The Fresh York Times

June 29, 2016

A delegation of American executives flew to Beijing in April for a secret meeting just blocks from Tiananmen Square. They had come to court the fresh kingmakers in one of the strangest experiments in money the world has seen: the virtual currency known as Bitcoin.

Against long odds, and despite an abstruse structure, in which supercomputers “mine” the currency via mathematical formulas, Bitcoin has become a multibillion-dollar industry. It has attracted major investments from Silicon Valley and a significant following on Wall Street.

Yet Bitcoin, which is both a fresh kind of digital money and an unusual financial network, is having something of an identity crisis. Like so many technologies before it, the virtual currency is coming up against the unpreventable shove and pull inbetween commercial growth and the purity of its original ambitions.

In its early conception, Bitcoin was to exist beyond the control of any single government or country. It would be based everywhere and nowhere.

Yet despite the talk of a borderless currency, a handful of Chinese companies have effectively assumed majority control of the Bitcoin network. They have done so through canny investments and vast farms of computer servers dispersed around the country. The American delegation flew to Beijing because that was where much of the Bitcoin power was concentrated.

Audio | Listen: ‘Bitcoin Divided,’ From Planet Money The writer, Nathaniel Popper, joined NPR’s Planet Money to explore how a behind-the-scenes fight over Bitcoin spilled out into the real world.

At the time of the meeting, held at the Grand Hyatt hotel, over seventy percent of the transactions on the Bitcoin network were going through just four Chinese companies, known as Bitcoin mining pools — and most flowed through just two of those companies. That gives them what amounts to veto power over any switches to the Bitcoin software and technology.

China has become a market for Bitcoin unlike anything in the West, fueling massive investments in server farms as well as enormous speculative trading on Chinese Bitcoin exchanges. Chinese exchanges have accounted for forty two percent of all Bitcoin transactions this year, according to an analysis performed for The Fresh York Times by Chainalysis. Just last week, the Chinese internet giant Baidu joined with three Chinese banks to invest in the American Bitcoin company Circle.

But China’s clout is raising worries about Bitcoin’s independence and decentralization, which was supposed to give the technology freedom from the sort of government crackdowns and interventions that are commonplace in the Chinese financial world.

“The concentration in a single jurisdiction does not bode well,” said Emin Gun Sirer, a professor at Cornell and a Bitcoin researcher. “We need to pay attention to these things if we want decentralization to be a meaningful thing.”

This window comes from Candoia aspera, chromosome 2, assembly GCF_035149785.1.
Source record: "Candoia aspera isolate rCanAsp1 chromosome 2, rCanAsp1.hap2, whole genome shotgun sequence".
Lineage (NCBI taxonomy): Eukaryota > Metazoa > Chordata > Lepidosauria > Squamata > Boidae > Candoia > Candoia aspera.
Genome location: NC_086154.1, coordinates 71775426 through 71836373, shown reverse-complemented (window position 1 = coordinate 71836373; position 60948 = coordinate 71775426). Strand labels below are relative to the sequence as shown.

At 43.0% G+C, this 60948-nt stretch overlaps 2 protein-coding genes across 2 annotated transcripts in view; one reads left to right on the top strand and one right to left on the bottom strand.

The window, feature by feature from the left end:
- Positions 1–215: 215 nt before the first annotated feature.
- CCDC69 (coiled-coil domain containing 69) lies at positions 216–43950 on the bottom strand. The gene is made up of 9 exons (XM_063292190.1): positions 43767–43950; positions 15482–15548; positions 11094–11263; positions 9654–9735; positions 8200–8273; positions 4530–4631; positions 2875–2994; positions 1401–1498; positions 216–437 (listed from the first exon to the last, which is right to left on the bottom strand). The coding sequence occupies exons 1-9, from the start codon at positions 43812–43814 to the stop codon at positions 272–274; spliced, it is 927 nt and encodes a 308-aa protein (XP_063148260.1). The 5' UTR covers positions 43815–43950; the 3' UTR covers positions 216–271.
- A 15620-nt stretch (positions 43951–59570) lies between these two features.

The power of Chinese companies has already come to play a major role in a civil war that has divided Bitcoin followers over the last year and led to the departure of one of the top developers of the virtual currency. The dispute has hinged on technical matters as well as on fatter questions of what Bitcoin should look like in ten or twenty years.

Graphic | In Bitcoin Trading, the Renminbi Is King Fresh data on Bitcoin’s use exposes that most of the transactions come from exchanges — most of all, exchanges in China — where people speculate on the value of the currency. People using Bitcoin to buy or sell products or services are a puny proportion of all transactions. Chainalysis assembled the data for Fresh York Times.

Network Bottleneck

The American companies whose executives journeyed to the Grand Hyatt — including venture-capital-funded start-ups like Coinbase and Circle — are fighting to make Bitcoin fatter. They hope to expand the capacity of the Bitcoin network so that it can process more transactions and rival with the PayPals and Visas of the world.

The current size of the network goes back to the early days, when Bitcoin’s founder, Satoshi Nakamoto, limited the amount of data that could travel through the network, essentially capping it at about seven transactions a 2nd. As Bitcoin has grown more popular, those boundaries have caused severe congestion and led to lengthy transaction delays.

The American delegation in China had a software proposal, known as Bitcoin Classic, that would switch all that.

The Chinese companies, tho’, had the ultimate decision-making power over any switches in the software, and they did not agree with the American delegation. The Chinese had thrown in their lot with another group of longtime programmers who desired to keep Bitcoin smaller, in part to keep it more secure. The Americans hoped to persuade the Chinese to switch sides.